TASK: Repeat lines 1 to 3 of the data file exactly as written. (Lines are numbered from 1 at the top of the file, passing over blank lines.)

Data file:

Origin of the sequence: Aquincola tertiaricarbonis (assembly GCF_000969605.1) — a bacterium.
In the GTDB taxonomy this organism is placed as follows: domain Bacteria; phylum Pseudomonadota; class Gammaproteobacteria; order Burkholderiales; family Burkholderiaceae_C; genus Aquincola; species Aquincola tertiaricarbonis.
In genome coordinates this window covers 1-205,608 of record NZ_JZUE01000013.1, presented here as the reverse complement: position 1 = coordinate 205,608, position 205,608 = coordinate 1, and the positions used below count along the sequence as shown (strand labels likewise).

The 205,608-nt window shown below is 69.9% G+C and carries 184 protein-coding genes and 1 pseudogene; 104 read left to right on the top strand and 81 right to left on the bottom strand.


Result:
Origin of the sequence: Aquincola tertiaricarbonis (assembly GCF_000969605.1) — a bacterium.
In the GTDB taxonomy this organism is placed as follows: domain Bacteria; phylum Pseudomonadota; class Gammaproteobacteria; order Burkholderiales; family Burkholderiaceae_C; genus Aquincola; species Aquincola tertiaricarbonis.
In genome coordinates this window covers 1-205,608 of record NZ_JZUE01000013.1, presented here as the reverse complement: position 1 = coordinate 205,608, position 205,608 = coordinate 1, and the positions used below count along the sequence as shown (strand labels likewise).